Government said eight families directly impacted by erosion at the seafront in Mt. craven St. Patrick’s as a result of the breakwater project will be relocated.
During the past months and as recently as two weeks ago, properties have been eroded as the sea continues to wash inland demolishing what’s in its path.
Some residents of St. Patrick’s say the 4.8 million dollar Breakwater project has caused more harm than good.
The government will now have to revisit the books as more studies are to be conducted to find a solution to this problem.
Residents spoke out, from fear of losing their homes. According to reports during a meeting with their parliamentary representative Anthony Boatswain, an offer of eight thousand dollars was made to persons to assist in the rebuilding process for people with lands away from the affected area.
However, this was not welcomed by some who believe more discussions should take place with residents.
Minister for Infrastructure Norland Cox during Tuesday’s media brief spoke on what has to take place in the immediate and long term.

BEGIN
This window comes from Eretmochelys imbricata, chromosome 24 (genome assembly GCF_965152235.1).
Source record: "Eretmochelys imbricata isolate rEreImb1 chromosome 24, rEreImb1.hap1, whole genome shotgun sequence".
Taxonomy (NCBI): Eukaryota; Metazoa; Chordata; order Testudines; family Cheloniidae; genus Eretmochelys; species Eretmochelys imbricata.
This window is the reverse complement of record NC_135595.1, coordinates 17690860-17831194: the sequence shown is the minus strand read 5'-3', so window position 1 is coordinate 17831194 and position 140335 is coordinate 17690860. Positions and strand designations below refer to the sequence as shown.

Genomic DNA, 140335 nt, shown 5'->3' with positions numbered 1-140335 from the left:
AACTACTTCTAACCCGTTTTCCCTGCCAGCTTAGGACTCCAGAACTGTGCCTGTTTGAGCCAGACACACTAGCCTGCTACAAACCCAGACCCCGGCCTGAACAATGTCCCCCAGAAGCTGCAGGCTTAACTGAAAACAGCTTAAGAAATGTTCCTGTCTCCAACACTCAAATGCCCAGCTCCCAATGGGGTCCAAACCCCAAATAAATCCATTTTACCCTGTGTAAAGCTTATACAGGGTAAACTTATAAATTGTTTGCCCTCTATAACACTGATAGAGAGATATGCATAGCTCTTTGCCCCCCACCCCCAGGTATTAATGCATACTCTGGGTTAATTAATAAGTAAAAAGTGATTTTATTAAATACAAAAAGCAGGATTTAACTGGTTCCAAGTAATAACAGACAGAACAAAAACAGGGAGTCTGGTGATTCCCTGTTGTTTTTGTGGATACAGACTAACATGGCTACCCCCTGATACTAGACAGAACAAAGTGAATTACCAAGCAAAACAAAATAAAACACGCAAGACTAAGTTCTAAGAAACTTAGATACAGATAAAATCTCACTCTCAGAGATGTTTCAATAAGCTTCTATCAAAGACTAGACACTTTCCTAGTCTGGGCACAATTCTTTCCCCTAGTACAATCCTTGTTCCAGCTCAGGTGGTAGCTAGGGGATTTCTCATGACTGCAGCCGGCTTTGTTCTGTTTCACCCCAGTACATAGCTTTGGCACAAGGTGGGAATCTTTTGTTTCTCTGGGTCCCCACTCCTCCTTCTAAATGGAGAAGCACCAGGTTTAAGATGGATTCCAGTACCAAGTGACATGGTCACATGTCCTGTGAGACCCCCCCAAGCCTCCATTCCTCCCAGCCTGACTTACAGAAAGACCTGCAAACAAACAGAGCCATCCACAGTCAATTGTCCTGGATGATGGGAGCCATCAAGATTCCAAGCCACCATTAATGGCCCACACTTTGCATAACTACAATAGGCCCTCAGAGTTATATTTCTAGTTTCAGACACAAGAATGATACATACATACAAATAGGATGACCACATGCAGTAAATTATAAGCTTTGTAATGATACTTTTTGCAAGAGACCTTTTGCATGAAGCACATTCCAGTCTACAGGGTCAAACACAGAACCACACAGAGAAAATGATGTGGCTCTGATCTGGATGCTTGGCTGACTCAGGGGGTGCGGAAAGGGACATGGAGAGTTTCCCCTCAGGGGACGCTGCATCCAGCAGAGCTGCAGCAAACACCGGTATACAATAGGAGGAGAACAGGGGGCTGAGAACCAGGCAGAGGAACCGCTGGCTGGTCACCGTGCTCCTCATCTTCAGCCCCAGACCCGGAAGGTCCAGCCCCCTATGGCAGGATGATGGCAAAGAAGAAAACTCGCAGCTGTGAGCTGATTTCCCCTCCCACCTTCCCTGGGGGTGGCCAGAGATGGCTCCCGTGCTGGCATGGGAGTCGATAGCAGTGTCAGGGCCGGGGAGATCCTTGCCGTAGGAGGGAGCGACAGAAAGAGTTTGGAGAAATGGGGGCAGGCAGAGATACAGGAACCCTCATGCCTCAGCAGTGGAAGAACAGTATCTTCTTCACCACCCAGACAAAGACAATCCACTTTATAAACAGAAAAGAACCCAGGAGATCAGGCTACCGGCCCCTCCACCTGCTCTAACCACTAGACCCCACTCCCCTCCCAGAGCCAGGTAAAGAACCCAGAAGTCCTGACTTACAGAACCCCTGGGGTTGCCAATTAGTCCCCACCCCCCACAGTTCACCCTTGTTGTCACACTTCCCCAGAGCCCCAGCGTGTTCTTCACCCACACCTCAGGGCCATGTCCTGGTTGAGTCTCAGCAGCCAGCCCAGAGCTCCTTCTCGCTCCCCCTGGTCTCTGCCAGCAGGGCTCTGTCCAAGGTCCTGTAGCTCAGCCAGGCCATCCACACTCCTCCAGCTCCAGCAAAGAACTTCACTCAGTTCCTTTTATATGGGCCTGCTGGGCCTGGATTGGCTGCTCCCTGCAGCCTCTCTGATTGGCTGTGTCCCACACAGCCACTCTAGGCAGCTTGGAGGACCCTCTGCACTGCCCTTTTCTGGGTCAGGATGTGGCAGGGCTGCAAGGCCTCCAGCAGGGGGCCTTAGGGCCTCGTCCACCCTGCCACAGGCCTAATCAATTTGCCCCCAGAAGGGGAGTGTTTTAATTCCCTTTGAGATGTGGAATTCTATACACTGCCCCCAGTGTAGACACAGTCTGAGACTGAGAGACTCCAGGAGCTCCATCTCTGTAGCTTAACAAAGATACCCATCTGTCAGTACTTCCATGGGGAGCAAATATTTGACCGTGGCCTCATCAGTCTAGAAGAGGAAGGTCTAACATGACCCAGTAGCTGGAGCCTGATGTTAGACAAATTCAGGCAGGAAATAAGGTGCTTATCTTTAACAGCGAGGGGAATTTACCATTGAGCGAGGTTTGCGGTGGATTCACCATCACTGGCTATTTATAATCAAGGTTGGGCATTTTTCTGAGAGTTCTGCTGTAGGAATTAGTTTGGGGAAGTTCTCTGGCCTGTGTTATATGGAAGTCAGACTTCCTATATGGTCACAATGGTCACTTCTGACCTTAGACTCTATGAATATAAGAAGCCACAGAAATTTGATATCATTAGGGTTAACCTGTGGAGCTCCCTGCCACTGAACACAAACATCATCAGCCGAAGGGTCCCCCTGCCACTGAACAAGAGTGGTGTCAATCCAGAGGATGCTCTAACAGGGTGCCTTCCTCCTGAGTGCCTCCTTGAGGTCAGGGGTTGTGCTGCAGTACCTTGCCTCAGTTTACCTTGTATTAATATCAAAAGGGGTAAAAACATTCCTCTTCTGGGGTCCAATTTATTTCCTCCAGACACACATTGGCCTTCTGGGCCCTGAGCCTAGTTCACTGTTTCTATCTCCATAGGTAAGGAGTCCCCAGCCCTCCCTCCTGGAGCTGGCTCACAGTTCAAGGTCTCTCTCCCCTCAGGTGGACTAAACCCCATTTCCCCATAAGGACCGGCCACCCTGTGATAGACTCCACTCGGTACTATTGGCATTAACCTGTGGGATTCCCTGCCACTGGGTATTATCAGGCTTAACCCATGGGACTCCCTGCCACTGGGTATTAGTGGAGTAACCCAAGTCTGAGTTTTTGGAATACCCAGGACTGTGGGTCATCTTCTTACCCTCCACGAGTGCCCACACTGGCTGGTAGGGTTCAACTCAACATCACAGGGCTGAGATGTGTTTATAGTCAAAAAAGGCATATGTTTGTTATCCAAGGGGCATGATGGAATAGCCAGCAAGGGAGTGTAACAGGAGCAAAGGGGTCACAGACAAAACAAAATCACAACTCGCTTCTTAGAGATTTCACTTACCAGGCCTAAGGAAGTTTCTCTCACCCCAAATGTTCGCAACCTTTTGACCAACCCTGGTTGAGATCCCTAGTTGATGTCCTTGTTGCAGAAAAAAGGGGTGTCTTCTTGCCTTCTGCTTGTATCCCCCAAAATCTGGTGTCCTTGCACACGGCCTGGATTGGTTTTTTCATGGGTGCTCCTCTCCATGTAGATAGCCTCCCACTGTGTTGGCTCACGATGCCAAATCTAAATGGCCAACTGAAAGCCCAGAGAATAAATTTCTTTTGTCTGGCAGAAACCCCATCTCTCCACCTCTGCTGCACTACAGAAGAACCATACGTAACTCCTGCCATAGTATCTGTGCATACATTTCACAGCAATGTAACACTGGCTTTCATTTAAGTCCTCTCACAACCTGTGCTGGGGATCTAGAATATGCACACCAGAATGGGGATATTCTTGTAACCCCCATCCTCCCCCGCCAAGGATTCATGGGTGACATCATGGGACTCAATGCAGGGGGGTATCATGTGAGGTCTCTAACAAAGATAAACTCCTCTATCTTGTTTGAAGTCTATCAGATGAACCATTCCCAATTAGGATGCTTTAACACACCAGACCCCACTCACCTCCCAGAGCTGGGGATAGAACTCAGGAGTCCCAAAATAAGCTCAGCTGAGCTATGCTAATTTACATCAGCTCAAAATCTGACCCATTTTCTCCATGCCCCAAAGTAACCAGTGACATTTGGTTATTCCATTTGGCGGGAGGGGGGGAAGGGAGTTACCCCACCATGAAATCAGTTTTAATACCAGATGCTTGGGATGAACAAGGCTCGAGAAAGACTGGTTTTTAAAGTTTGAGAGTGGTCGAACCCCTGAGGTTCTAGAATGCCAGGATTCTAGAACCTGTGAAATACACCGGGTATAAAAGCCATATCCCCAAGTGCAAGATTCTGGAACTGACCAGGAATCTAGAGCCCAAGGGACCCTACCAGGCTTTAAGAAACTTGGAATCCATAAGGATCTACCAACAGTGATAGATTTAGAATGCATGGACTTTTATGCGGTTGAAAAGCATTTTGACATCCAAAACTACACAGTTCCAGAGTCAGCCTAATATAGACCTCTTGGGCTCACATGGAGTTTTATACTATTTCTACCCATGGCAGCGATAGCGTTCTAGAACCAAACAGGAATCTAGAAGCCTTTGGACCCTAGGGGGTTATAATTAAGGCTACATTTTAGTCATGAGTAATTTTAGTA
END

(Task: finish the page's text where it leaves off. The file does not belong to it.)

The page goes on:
The minister indicated that a submission was made to the Procurement board for a ‘no objection’ for a coastal engineering company to commence work. In the meantime, he explains what would take place with those families.
The infrastructure minister says the Ministry of Social Development is working with the families; three of whom have opted for a unit in the low-income houses at De Villa in St. Patrick’s.
Construction on the breakwater project began in July 2016 and came at a cost of 4.6 million dollars. The initial purpose was to protect the coastline from erosion.